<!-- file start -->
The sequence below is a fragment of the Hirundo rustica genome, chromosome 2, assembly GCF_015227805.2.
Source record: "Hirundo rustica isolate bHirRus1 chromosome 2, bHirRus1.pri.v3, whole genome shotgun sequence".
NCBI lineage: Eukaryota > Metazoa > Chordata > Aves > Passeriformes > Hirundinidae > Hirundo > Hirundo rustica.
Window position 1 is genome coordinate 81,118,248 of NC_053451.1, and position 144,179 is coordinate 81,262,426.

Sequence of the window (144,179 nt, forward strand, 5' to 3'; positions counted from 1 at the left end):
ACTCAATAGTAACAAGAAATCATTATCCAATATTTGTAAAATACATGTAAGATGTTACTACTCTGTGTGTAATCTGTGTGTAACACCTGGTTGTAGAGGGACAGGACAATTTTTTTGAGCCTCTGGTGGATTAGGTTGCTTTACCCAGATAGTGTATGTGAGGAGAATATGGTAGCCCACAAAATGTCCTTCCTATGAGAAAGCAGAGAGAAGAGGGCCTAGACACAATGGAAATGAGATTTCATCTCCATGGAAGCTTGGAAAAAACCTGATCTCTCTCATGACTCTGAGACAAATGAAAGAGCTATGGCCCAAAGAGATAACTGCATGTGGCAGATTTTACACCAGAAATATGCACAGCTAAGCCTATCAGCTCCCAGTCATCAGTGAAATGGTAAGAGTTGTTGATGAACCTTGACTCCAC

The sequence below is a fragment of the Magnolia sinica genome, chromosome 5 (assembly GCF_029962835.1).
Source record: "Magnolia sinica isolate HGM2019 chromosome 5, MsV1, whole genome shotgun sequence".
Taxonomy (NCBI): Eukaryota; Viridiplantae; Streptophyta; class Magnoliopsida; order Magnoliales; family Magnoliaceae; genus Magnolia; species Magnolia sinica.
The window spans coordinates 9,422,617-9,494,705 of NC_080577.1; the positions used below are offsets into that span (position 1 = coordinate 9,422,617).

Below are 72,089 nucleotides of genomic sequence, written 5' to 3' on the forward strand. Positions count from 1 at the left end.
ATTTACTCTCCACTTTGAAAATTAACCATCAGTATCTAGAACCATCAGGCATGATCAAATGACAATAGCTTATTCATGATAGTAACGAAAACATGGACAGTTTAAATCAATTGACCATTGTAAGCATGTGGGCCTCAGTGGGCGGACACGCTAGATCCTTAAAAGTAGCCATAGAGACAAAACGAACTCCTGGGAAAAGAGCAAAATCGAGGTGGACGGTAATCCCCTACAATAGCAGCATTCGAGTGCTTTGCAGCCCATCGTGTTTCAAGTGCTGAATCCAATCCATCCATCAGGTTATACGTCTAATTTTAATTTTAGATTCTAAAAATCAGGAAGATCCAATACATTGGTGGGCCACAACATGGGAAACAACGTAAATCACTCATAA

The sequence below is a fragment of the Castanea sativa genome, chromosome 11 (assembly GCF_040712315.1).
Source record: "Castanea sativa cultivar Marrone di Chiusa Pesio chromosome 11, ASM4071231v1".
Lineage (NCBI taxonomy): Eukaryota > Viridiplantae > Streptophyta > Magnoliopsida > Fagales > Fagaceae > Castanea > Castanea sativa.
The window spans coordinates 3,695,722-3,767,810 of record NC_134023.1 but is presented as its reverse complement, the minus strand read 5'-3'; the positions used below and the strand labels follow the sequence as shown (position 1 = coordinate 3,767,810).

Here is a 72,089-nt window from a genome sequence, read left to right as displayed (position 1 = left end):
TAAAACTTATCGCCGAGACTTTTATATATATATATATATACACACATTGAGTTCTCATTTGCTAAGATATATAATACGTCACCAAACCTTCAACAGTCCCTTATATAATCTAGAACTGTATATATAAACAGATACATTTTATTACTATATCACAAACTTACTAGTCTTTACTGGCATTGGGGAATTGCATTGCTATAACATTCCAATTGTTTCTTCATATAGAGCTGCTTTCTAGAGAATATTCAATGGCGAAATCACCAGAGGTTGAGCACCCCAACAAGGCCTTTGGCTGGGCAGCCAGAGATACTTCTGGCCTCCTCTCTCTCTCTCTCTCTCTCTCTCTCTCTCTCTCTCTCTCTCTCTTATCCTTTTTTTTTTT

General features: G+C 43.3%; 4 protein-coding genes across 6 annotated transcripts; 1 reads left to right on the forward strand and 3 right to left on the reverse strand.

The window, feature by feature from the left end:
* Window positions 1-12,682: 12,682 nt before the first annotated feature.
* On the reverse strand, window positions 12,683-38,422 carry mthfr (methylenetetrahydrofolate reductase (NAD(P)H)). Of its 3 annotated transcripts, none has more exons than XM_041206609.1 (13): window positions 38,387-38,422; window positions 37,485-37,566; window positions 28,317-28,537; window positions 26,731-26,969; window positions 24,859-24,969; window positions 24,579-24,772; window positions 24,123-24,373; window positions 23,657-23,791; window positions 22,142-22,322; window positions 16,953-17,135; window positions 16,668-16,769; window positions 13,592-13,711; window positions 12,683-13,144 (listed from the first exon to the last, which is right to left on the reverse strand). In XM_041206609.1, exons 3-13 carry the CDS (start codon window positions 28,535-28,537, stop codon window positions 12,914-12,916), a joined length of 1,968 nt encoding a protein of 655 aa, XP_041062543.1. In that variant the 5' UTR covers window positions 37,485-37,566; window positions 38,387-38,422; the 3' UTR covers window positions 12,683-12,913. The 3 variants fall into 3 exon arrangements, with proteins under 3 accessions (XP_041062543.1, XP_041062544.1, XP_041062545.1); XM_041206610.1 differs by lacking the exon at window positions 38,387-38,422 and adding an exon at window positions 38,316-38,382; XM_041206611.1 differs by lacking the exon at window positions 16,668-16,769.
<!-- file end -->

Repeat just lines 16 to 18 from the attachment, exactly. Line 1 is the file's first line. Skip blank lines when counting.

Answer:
The window spans coordinates 3,695,722-3,767,810 of record NC_134023.1 but is presented as its reverse complement, the minus strand read 5'-3'; the positions used below and the strand labels follow the sequence as shown (position 1 = coordinate 3,767,810).

Here is a 72,089-nt window from a genome sequence, read left to right as displayed (position 1 = left end):
TAAAACTTATCGCCGAGACTTTTATATATATATATATATACACACATTGAGTTCTCATTTGCTAAGATATATAATACGTCACCAAACCTTCAACAGTCCCTTATATAATCTAGAACTGTATATATAAACAGATACATTTTATTACTATATCACAAACTTACTAGTCTTTACTGGCATTGGGGAATTGCATTGCTATAACATTCCAATTGTTTCTTCATATAGAGCTGCTTTCTAGAGAATATTCAATGGCGAAATCACCAGAGGTTGAGCACCCCAACAAGGCCTTTGGCTGGGCAGCCAGAGATACTTCTGGCCTCCTCTCTCTCTCTCTCTCTCTCTCTCTCTCTCTCTCTCTCTCTCTCTTATCCTTTTTTTTTTT